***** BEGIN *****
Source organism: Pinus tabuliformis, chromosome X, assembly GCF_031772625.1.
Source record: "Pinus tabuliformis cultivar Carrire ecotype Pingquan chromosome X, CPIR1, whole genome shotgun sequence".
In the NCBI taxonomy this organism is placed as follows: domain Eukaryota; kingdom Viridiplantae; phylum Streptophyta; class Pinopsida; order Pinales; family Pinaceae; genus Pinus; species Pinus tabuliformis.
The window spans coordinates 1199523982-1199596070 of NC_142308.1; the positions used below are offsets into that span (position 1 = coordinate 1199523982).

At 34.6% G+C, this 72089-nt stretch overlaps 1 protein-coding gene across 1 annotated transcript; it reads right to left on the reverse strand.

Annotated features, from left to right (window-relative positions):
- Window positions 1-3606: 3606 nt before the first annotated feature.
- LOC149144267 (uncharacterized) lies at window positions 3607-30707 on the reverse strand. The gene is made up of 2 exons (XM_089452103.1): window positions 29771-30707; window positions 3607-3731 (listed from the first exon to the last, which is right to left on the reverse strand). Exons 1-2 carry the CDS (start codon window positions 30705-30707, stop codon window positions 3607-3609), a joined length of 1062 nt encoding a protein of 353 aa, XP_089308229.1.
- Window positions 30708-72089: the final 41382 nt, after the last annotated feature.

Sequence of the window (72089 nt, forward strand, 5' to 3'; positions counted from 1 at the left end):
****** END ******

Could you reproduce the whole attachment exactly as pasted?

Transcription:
Source organism: Pinus tabuliformis, chromosome X, assembly GCF_031772625.1.
Source record: "Pinus tabuliformis cultivar Carrire ecotype Pingquan chromosome X, CPIR1, whole genome shotgun sequence".
In the NCBI taxonomy this organism is placed as follows: domain Eukaryota; kingdom Viridiplantae; phylum Streptophyta; class Pinopsida; order Pinales; family Pinaceae; genus Pinus; species Pinus tabuliformis.
The window spans coordinates 1199523982-1199596070 of NC_142308.1; the positions used below are offsets into that span (position 1 = coordinate 1199523982).

At 34.6% G+C, this 72089-nt stretch overlaps 1 protein-coding gene across 1 annotated transcript; it reads right to left on the reverse strand.

Annotated features, from left to right (window-relative positions):
- Window positions 1-3606: 3606 nt before the first annotated feature.
- LOC149144267 (uncharacterized) lies at window positions 3607-30707 on the reverse strand. The gene is made up of 2 exons (XM_089452103.1): window positions 29771-30707; window positions 3607-3731 (listed from the first exon to the last, which is right to left on the reverse strand). Exons 1-2 carry the CDS (start codon window positions 30705-30707, stop codon window positions 3607-3609), a joined length of 1062 nt encoding a protein of 353 aa, XP_089308229.1.
- Window positions 30708-72089: the final 41382 nt, after the last annotated feature.

Sequence of the window (72089 nt, forward strand, 5' to 3'; positions counted from 1 at the left end):